What We’re Actually Entitled To

As Americans we feel entitled to get what we want when we want it. We expect companies and people to do what’s best for me, and when we don’t receive that treatment we’re indignant. I saw this in myself the other week when I was trying to cancel a magazine subscription on Amazon that I found cheaper elsewhere. I  felt wronged that Amazon was making it challenging for me to cancel my subscription and get my money back! I felt entitled to a cheaper price elsewhere! I felt entitled to break my contract (so to speak) to pay Amazon for my subscription.

In our relationship with God we often feel the same entitlement. We think that we (and everyone else for that matter) deserve heaven. We hate that God would entitle Christians to eternal life with him, and not muslims, buddhists, agnostics, atheists and whoever else leads a decent life.

But this attitude shows that we’re just being good Americans with our religious beliefs, and that we’re out of touch with reality. The true reality is that we’ve rebelled against an infinitely worthy, infinitely beautiful, infinitely loving, infinitely glorious God. Our sin is as infinitely disgusting, evil, and punishable as God is infinitely good. We only feel entitled because we bought into the lie that we’re “good people.” But no, no one is good.

Just think about how horrified you would be if I displayed your every though from the last 24 hours – all your hatred, lust, anger, bitterness, self-hatred, and frustration… In just 24 hours none of us can escape the reality that we deserve eternal punishment. None of us are entitled to anything – except hell.

That’s why the gospel is such a miracle. John Stott writes that the gospel is God’s “righteous way of making the unrighteous righteous.” You see, we are only entitled to God’s wrath, so it would be totally unjust and unrighteous of God to turn a blind eye to our rebellion. Would we really want all of the rapes, racism, genocide, violence, lies, greed, and manipulation of mankind to go unpunished?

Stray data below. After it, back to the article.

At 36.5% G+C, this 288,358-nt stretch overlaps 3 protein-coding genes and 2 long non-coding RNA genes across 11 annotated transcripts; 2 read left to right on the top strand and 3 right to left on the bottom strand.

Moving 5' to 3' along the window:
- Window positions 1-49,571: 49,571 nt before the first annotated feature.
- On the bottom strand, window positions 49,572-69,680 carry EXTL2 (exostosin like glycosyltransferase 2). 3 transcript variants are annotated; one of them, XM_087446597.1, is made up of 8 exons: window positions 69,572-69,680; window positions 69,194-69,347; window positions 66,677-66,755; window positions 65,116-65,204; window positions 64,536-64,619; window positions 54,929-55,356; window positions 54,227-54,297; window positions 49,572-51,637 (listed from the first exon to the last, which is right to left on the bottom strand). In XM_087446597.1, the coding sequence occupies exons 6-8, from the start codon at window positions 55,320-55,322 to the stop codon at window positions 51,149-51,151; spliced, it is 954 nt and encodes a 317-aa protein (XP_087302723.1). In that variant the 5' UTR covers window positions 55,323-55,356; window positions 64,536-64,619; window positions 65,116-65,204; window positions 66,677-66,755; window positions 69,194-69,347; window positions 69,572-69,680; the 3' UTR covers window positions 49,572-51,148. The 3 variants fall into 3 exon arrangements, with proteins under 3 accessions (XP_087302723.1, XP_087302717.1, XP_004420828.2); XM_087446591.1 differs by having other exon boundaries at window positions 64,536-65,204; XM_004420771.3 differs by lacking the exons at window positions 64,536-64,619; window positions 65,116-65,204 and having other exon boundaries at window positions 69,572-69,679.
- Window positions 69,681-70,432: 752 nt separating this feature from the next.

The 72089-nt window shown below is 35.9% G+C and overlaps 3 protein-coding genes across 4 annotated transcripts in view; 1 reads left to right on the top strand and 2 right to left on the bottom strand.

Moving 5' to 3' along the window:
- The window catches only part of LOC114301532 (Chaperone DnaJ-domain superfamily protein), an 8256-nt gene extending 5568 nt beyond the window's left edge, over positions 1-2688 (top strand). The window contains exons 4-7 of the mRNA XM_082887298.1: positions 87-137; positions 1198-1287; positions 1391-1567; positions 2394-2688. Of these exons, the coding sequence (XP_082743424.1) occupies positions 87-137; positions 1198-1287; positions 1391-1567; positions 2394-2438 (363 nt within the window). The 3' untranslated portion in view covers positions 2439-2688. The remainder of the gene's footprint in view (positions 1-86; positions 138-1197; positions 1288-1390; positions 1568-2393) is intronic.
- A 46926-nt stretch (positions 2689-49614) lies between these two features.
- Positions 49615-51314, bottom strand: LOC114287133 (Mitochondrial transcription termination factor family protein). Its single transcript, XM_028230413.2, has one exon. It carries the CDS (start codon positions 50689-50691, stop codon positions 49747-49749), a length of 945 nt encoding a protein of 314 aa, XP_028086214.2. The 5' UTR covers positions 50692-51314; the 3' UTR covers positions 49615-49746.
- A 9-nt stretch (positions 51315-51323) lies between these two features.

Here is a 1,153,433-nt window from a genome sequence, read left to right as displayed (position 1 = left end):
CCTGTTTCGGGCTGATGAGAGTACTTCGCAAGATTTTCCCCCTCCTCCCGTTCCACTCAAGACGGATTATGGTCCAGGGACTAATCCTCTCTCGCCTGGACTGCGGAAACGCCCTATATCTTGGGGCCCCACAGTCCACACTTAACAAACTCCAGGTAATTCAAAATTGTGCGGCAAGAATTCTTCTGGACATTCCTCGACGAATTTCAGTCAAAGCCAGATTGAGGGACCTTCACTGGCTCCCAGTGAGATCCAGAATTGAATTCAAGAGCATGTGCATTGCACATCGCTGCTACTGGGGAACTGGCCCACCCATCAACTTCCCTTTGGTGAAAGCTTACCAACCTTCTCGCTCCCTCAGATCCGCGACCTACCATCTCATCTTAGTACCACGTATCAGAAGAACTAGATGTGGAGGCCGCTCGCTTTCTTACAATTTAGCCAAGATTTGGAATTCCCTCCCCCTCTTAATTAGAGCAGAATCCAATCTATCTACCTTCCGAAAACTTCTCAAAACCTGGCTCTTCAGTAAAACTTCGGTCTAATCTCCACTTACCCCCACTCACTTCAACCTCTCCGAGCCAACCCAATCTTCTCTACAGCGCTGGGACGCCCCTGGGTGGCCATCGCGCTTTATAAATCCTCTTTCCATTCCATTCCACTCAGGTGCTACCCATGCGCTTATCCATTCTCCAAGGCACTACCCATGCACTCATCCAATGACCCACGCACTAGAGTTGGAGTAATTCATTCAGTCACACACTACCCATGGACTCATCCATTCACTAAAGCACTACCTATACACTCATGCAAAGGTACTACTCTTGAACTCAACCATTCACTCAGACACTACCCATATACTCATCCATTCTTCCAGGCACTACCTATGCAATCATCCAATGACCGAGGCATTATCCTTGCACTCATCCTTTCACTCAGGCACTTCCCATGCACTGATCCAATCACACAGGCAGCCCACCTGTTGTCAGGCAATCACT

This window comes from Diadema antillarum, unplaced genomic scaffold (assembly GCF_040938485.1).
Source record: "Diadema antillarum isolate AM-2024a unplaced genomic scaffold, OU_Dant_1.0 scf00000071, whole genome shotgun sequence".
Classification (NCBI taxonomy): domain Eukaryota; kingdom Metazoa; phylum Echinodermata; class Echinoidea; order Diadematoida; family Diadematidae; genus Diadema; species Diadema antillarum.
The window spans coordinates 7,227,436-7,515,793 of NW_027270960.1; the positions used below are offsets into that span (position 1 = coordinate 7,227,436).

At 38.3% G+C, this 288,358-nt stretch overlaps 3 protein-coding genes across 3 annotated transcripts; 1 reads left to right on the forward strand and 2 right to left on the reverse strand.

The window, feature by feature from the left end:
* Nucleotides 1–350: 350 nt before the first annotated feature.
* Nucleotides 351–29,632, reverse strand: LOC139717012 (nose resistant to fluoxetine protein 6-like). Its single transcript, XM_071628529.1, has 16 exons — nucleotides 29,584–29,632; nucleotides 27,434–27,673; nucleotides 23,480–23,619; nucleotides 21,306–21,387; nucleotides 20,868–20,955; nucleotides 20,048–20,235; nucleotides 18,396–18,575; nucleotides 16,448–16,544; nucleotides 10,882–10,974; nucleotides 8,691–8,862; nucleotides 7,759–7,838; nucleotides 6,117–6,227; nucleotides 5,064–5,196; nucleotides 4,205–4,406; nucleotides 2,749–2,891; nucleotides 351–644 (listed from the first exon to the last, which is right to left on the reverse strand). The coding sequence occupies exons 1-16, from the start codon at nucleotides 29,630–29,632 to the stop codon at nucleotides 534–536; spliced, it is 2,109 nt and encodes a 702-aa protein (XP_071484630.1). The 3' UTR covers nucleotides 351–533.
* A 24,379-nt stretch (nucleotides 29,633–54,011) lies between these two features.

Nonetheless God found a just way to make us – who are entitled to punishment – righteous. He sent his son to live the righteous life that we should have lived and die the death that we should have died. Christ became our sin (he received what we were entitled to) so that we could become his righteousness (we received what he was entitled to).

Christianity is not a faith that claims to revoke what mankind’s well-deserved prize of eternal life; no, it’s a faith that revokes what God alone deserved so that men could have it: a righteous, loving, eternal relationships with God the father!


About Patrick K. Miller

Currently I am living in Columbia serving at the University of Missouri with Veritas, The Crossing's campus ministry. In December 2010 I graduated from Mizzou with a degree in English Literature. My beautiful wife, Emily, works is an Interior Designer with a local firm. I like espresso, 30 Rock, and books. My favorite old dead guys are John Owen, Augustine and Francis Schaeffer. You should read something by them.
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